Apple said early adopters looking to pick up an iPhone X when the phone goes on sale next week should show up at stores early.
Because there may not be enough to go around.
“iPhone X will be available in more than 55 countries and territories, and in Apple Stores beginning Friday, November 3 at 8:00 a.m. local time,” the company said in a press release. “Stores will have iPhone X available for walk-in customers, who are encouraged to arrive early.”
That announcement came amid reports that component shortages will significantly limit shipments of Apple’s highly anticipated flagship phone through the rest of the year—if not longer. Nikkei Asian Review reported this morning that initial shipments of the model will be in the range of 20 million units, roughly half of the anticipated number, due to defects stemming from the bonding process for OLED panels.
Those headaches have been “largely resolved,” the news outlet reported, but problems continued during assembly of the facial-recognition feature. Apple is reportedly in talks with other manufacturers to accelerate production of some components, “and there is a chance that output volumes could improve rapidly.”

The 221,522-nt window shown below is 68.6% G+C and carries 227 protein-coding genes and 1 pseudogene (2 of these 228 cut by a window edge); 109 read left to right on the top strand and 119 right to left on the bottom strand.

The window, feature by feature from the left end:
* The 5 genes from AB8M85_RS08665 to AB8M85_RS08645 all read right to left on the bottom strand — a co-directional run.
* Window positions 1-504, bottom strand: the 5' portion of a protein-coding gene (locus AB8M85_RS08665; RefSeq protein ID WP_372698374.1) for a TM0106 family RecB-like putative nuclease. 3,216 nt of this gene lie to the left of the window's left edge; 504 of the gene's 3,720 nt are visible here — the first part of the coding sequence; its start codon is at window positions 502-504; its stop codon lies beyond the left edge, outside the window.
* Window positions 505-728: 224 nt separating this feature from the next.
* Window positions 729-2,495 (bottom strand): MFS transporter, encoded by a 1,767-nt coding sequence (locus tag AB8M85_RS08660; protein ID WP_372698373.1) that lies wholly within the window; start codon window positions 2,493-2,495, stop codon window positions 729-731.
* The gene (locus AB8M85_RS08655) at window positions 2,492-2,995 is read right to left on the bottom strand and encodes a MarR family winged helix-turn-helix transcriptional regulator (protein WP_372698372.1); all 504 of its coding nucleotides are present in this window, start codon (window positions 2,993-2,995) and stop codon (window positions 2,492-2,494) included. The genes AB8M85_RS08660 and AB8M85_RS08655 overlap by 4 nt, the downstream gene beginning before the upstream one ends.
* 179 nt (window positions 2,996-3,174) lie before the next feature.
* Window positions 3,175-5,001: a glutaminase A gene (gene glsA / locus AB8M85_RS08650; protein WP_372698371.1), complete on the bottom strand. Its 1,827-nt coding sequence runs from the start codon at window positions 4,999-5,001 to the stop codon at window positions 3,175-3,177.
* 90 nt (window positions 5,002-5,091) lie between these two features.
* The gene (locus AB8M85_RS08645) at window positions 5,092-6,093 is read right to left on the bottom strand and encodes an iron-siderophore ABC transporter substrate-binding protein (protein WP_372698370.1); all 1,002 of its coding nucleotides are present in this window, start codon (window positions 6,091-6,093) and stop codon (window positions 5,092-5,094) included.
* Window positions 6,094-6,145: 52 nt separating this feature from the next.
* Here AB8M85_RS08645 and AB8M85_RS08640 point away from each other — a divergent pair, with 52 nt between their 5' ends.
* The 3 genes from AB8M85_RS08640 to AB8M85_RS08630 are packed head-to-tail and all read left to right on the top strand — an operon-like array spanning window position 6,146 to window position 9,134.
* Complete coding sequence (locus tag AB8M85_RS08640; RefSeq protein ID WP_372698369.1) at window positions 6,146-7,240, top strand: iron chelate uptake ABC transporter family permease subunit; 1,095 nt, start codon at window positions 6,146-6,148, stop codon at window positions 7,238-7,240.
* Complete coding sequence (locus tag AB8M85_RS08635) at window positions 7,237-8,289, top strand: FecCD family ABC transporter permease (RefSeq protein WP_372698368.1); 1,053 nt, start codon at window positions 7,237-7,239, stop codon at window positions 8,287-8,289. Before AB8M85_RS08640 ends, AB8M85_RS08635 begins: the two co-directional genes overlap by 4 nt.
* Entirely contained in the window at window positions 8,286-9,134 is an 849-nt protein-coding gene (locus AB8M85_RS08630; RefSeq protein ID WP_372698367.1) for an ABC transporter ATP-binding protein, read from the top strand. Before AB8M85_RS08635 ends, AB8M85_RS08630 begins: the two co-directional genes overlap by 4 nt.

Apple introduced the iPhone X last month, unveiling a high-end device that features wireless charging, an OLED screen and a facial recognition system. The phone eschews the traditional iPhone home button for an edge-to-edge screen that requires users to swipe up from the bottom of the screen instead of pressing a button to access the device’s main screen.
The iPhone X will hit retail shelves during a particularly competitive market for high-end smartphones, though: Samsung’s new Galaxy Note 8 is receiving rave reviews; Google recently introduced the second generation of its flagship Pixel phone, and Essential just slashed the price of its debut phone by $200.
Apple remains a massive force in the U.S. smartphone market, of course, and IHS Market said recently that the iPhone 7 and 7 Plus were the two top-selling smartphones worldwide in the first half of 2017. But the holiday season is crucial for smartphone vendors, obviously, and Apple could miss a major opportunity if component shortages and manufacturing problems lead to inventory shortcomings.